For those who worry that elevated federal deficits and quantitative easing (QE) by the Fed will lead to high inflation, a word about the macroeconomics of the 1970s. The topic came up in the news recently with the passing of economist and former presidential adviser Paul McCracken. In keeping with many orthodox accounts of the era, an obituary in the New York Times cast much of the blame for the stagflation [slow growth combined with high inflation] of the 1970s on “Keynesian” macro policies, in particular large budget deficits:
A wide-ranging thinker, Mr. McCracken was part of a postwar generation of economists who believed that government should play an active role in moderating business cycles, balancing inflation and unemployment, and helping the disadvantaged.
His nearly three years at the White House coincided with a turbulent era marked by rising deficits, rampant inflation, the imposition of wage and price controls, and the breakdown of the system of fixed exchange rates that had governed the world’s currencies since World War II.
As a result, by the early 1980s, Mr. McCracken, like other economists, questioned the Keynesian assumptions that had been dominant since the war. He concluded that high inflation had resulted from “a cumulative paralysis in our will” and called for greater fiscal discipline to limit the growth of government spending — a topic that continues to vex Washington….
Working for Nixon, Mr. McCracken was confronted with an inflation rate that had been rising since 1965, a byproduct of the deficits that the federal government had amassed during the Vietnam War…..
The article paints a picture in which McCracken stood in the middle ground between Keynesian “fine-tuners” of macro policy on the one hand and opponents of “activist” policies, such as Milton Friedman, on the other, who blamed inflation on excessive government spending and erratic growth in the money supply.
The view represented by the Times article is far from the only reasonable account of the causes of the stagflation of the 1970s, in particular the episodes during which the US experienced double-digit inflation (see figure below, in which year-over-year CPI inflation is shown in blue).
Here is an alternative mainstream view from a recent paper by Alan Blinder and Jeremy Rudd:
[We] concluded decades ago that the two OPEC [oil-supply] shocks, the two roughly contemporaneous food price shocks, and the removal of wage-price controls in 1973–1974 played starring roles in the macroeconomic events that constituted the Great Stagflation. Money and aggregate demand were bit players…
Also, the article points out that increasing mortgage interest rates were yet another source of stagflation, especially in 1978.
Controversy over fiscal policy is not the only issue that connects the economic situation of the 1970s to that of the present time in America. In a post last month, I mentioned recent surges in some food-commodity prices, which continue to worry many economists, especially those who specialize in the problems of less-wealthy countries and groups. Some may wonder if commodity-price increases brought on by adverse weather events and other developments could eventually help to regenerate 1970s-style stagflation in the US, not to mention their possible effects on real wages and the value of government benefits. Blinder and Rudd’s paper continues as follows:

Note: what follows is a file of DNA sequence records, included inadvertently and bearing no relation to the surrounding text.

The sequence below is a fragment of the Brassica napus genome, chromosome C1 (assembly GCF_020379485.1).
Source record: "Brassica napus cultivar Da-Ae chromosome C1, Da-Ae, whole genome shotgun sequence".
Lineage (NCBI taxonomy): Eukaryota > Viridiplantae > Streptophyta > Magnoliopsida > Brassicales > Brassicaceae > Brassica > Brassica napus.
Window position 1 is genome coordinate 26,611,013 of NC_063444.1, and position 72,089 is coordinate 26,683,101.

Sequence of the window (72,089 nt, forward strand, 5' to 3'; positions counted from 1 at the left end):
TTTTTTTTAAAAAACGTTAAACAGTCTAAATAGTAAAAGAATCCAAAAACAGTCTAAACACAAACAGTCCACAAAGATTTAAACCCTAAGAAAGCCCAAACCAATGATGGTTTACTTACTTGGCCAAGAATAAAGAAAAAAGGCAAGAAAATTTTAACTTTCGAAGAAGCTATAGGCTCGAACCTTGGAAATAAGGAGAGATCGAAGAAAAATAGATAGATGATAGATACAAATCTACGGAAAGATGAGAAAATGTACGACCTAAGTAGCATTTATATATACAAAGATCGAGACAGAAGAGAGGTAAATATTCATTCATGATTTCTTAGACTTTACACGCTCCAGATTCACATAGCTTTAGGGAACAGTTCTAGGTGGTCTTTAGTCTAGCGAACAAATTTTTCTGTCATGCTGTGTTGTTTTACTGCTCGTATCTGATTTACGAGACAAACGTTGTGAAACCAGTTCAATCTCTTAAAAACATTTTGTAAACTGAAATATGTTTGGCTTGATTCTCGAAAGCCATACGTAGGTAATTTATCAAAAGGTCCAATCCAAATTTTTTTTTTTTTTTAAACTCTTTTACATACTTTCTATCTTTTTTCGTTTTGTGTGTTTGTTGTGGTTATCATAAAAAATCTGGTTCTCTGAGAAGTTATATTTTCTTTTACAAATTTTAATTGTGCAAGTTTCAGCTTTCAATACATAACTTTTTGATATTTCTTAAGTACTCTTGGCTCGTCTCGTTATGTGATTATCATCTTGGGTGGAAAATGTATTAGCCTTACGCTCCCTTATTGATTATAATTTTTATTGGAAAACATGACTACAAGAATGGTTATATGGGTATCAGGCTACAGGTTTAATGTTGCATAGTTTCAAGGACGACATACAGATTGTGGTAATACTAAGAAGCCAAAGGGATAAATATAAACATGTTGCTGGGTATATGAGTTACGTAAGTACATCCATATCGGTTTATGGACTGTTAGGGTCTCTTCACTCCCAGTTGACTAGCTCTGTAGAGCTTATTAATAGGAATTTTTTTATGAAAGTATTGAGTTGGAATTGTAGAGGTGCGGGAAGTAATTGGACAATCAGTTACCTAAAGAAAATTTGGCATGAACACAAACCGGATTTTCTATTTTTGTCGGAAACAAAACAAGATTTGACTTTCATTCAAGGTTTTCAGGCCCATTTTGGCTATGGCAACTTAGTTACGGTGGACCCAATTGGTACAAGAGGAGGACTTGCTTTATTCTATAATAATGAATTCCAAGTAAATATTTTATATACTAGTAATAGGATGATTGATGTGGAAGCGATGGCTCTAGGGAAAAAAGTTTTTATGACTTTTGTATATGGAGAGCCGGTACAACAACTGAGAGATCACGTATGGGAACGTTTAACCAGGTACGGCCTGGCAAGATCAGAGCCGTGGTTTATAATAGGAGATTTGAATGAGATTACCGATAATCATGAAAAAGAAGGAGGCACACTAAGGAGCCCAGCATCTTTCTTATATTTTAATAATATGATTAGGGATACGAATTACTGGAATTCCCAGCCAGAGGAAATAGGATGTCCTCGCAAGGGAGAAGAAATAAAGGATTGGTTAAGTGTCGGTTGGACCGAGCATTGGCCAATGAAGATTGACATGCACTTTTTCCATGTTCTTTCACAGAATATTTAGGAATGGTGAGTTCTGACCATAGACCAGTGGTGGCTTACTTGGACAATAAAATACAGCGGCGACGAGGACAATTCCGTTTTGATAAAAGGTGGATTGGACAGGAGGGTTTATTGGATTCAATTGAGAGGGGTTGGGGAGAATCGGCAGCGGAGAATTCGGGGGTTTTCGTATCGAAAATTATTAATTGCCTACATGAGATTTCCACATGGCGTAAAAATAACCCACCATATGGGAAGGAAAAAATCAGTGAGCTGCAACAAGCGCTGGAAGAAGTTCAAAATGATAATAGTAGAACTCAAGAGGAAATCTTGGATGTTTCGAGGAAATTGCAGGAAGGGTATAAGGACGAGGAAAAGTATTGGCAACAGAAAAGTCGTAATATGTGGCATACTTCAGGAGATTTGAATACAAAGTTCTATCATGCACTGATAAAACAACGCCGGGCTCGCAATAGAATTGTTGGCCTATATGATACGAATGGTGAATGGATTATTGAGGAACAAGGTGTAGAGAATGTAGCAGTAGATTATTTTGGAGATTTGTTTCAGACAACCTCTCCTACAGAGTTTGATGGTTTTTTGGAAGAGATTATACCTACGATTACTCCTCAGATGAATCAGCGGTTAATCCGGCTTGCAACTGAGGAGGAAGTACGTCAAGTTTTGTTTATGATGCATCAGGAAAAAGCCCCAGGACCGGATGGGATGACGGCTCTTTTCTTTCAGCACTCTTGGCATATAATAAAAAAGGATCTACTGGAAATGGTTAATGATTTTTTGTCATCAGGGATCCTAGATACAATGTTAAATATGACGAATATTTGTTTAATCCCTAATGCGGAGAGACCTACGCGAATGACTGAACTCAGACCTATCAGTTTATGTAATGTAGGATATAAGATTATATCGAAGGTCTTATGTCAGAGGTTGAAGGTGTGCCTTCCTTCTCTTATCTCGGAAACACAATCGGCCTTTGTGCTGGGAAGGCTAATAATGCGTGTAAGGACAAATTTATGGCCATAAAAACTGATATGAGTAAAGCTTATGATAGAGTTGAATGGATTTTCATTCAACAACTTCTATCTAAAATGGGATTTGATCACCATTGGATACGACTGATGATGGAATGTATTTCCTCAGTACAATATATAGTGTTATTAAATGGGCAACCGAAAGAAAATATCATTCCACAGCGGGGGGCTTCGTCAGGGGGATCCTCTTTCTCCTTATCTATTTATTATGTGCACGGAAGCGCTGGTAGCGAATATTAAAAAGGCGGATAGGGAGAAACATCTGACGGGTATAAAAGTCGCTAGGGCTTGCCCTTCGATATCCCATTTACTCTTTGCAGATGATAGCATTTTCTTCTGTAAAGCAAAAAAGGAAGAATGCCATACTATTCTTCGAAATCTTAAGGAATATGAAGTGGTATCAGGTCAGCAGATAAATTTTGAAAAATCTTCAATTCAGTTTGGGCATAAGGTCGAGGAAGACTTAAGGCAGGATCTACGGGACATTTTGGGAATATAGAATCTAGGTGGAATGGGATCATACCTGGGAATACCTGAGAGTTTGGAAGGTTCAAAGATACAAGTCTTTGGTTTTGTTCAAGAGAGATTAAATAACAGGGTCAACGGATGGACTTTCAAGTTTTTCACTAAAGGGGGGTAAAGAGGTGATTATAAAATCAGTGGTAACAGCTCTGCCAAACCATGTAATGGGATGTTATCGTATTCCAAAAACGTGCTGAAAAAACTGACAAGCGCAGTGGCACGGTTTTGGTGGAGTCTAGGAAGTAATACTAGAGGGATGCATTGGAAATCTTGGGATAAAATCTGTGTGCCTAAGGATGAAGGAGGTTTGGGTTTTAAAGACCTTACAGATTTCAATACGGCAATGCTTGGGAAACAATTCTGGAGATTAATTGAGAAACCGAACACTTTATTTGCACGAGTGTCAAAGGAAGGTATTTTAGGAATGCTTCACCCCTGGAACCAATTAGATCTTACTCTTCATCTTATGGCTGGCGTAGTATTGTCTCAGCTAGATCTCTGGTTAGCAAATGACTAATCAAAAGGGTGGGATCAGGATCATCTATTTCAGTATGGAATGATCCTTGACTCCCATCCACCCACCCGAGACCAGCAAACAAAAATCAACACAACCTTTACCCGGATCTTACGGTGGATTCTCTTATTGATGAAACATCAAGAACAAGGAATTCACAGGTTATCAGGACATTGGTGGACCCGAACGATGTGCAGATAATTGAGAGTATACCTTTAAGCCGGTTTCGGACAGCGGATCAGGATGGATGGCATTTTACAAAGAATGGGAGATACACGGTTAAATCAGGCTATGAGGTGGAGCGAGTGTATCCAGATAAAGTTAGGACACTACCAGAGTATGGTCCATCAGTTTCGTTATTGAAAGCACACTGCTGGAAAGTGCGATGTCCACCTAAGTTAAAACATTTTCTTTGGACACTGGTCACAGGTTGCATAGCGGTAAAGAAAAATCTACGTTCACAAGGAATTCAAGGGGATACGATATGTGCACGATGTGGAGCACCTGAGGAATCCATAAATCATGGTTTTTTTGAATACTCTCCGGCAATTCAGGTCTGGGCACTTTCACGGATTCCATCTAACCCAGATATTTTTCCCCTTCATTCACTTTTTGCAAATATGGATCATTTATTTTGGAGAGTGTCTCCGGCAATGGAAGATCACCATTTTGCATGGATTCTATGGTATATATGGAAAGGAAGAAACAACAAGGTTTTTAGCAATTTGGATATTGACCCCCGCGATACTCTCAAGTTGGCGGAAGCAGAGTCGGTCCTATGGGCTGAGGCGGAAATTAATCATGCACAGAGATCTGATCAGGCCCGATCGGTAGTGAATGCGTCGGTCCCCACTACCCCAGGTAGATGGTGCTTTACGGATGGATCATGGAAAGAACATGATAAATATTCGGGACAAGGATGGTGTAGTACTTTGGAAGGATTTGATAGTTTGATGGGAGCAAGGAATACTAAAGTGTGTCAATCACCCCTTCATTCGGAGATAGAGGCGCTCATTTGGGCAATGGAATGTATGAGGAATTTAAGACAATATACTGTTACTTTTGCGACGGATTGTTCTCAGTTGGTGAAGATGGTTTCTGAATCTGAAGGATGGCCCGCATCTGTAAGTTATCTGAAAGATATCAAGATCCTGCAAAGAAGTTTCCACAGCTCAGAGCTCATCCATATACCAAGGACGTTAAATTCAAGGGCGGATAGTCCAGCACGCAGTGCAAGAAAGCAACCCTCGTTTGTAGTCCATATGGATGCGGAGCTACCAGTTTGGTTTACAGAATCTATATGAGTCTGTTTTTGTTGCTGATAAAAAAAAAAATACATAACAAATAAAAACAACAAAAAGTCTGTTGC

But the experience since 1982 has been different, and far more benign, than what OPEC I and II led us to expect. While there were no food shocks between the late 1970s and 2007, the quarter century from 1982 to 2007 did witness several sizable oil shocks, both positive and negative. And compared to the experience of the 1970s, these shocks seem to have packed far less punch, on both inflation and output….
As a result, Blinder and Rudd argue, the shocks to commodity prices that have occurred since the early 1980s have not derailed the economy. He argues that the weakening of the effects of these shocks can be explained by reduced fossil-fuel dependence and other structural changes that have occurred since the 1970s. (See also this VoxEU article, which discusses some other theories about the causes of the 1970s stagflation and the reasons that no similar episodes have occurred in more recent decades.) Currently, of course, weak economic growth is also acting as a restraint on inflation.
In contrast to the prescriptions of deficit reduction and a quick phase-out of QE favored by many politicians of both parties, a good approach to the perhaps distant threat of stagflation would seek to temper price movements with the use of strategic commodities reserves, discourage waste and speculation, increase the use of solar energy with “green jobs” programs, and so on, while continuing to use deficit spending to help increase employment and economic growth.